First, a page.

How Much Do Bond Funds Really Cost You?

bond-index-fundsBond funds represent the easiest and most convenient way for fixed-income investors to access the bond market. Diversified amongst dozens, hundreds, or even thousands of individual issues, funds offer simplicity for those without the time, energy, or wherewithal to build bond portfolios of their own.

Of course there is no free lunch here – all bond funds are assessed an ongoing management fee. While you won’t have to write a monthly check and won’t see fund costs proudly promoted by most funds, I can assure you that your returns are “invisibly” reduced by fees on an ongoing basis.

  To see a list of high yielding CDs go here.  

The difference in fees can be far-flung. Vanguard, a provider of indexed investment solutions, which proudly promotes its low costs, lists 13 bond ETFs on its web site with annual expense ratios of between .08% and .12 percent. In nominal terms that means for every $1000 invested in one of these funds, you would only pay between 80 cents and a buck twenty  to own them, per year.

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With yields on the above funds ranging from .38% in the case of VGSH, its Short-Term Government Bond ETF all the way up to the current 4.42% SEC yield of VCLT, Long-Term Corporate Bond, there’s a lot of investment grade choice here, but arguably not a lot of robust yield.

Investors looking for a bit more cash flow may opt for high-yield ETFs or even levered, managed, closed-end high-yield funds that can provide elevated yields. Of course when one moves from the investment grade realm over to high-yield, generally more risk is being undertaken in exchange for the juicier yields.

If we take a look at the two high-yield ETFs generally looked at as bellwethers – HYG, the iShares product – and JNK, the Barclays SPDR product, we see expense ratios of half-a-percent and .40%, respectively. A search on CEFconnect.com reveals expense ratios for 33 funds classified as high-yield of anywhere between .48% all the way up to a whopping 2.21% for Pacholder High-Yield Fund, ticker PHF. Yields on HYG and JNK are in the 5.5% area while the CEFs currently range generally from 7% all the way up to 9.5 percent.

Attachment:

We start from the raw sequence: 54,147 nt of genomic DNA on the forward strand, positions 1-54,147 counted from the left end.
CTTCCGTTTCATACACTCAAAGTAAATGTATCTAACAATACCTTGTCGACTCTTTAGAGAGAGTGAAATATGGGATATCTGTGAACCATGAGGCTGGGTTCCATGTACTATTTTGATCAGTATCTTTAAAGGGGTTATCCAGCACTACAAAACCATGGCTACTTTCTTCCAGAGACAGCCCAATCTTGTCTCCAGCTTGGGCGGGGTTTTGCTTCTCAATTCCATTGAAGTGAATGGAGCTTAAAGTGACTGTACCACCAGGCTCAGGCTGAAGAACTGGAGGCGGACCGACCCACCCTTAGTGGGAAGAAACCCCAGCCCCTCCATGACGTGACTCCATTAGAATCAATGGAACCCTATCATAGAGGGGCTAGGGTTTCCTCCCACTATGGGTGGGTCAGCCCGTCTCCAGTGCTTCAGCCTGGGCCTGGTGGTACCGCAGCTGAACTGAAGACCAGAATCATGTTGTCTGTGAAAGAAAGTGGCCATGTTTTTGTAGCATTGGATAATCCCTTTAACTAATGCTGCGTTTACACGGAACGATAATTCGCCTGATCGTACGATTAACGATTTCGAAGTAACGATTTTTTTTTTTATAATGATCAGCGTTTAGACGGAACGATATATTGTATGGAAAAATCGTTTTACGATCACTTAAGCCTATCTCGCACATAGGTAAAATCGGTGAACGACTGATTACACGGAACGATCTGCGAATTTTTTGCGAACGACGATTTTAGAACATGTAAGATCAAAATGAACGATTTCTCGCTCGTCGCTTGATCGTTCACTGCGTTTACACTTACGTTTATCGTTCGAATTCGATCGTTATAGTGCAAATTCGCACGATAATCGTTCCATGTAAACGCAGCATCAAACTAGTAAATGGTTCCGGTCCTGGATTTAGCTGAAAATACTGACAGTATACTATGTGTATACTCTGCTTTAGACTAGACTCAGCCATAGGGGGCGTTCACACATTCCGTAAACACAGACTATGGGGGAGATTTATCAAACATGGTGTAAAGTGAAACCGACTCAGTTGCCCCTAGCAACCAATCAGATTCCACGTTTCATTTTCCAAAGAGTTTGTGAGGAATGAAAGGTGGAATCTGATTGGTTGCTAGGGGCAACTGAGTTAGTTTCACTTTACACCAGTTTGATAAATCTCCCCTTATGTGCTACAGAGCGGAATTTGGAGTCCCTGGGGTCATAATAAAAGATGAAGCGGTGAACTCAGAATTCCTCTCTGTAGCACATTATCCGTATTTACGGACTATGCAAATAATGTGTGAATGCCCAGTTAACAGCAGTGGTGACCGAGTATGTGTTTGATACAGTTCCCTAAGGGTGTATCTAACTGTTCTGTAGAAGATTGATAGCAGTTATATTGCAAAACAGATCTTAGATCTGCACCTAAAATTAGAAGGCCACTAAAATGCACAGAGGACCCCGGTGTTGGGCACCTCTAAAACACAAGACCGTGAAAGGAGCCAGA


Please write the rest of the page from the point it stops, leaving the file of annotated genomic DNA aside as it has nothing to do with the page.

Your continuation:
So an investor can expect to pay very little, in the case of a Vanguard ETF or low-cost equivalent, or significantly more when active management and leverage are brought into the mix. And though fund cost should certainly be a consideration, it should not be the only consideration. As I’ve mentioned in times past, a fund posting gross returns of 12% with a 2% fee provides the same outcome for an investor as the fund with gross return of 10.5% and .5% worth of fees.

But since bond funds, as opposed to stock funds, are unlikely to have wide disparity in performance given the general nature of the asset, I consider fee a more important data point in the case of the bond fund. 

All things considered when examining apples to apples funds, cheaper is better. But when things are not apples to apples I like to normalize fee by looking at expenses relative to yield. In the case of the long-term Vanguard Fund VCLT an investor pays 12 basis points for 4.42% of yield. In the case of HYG .50% for 5.5% of yield and EAD, Wells Fargo Income Opportunity, a random levered, HY CEF I selected, 1.2% for 8.83% of yield. The “Impact” is the fee divided into the current yield.

Fund               Yield                 Fee                   Impact

VCLT             4.42%                      .12%               2.7%

HYG               5.50%                      .50%               9.1%

EAD             8.83%                      1.20%            14.6%

So you can see that there’s a big difference in the impact of how much one pays as higher yields and active management enter the fray. As one considers funds from one “area,” the fee impact may be another data point to consider alongside credit and duration profile, performance history, and other factors.

In the end, although fees aren’t highly visible to bond fund investors, they do have a demonstrable impact. As the size of one’s portfolio increases, seemingly small fee variances can have more than a small impact on your bottom line – potentially amounting into many thousands of dollars over an investor’s lifetime. All the more reason to shop around when looking for your next bond fund.

About the author:

aloisiAdam Aloisi has over two decades of experience investing in equities, bonds, and real estate. He has worked as an analyst/journalist with SageOnline Inc., Multex.com, and Reuters and has been a contributor to SeekingAlpha for better than two years. He resides in Pennsylvania with his wife and two children. In his free time you may find him discussing politics, playing golf, browsing antique shops, or traveling.

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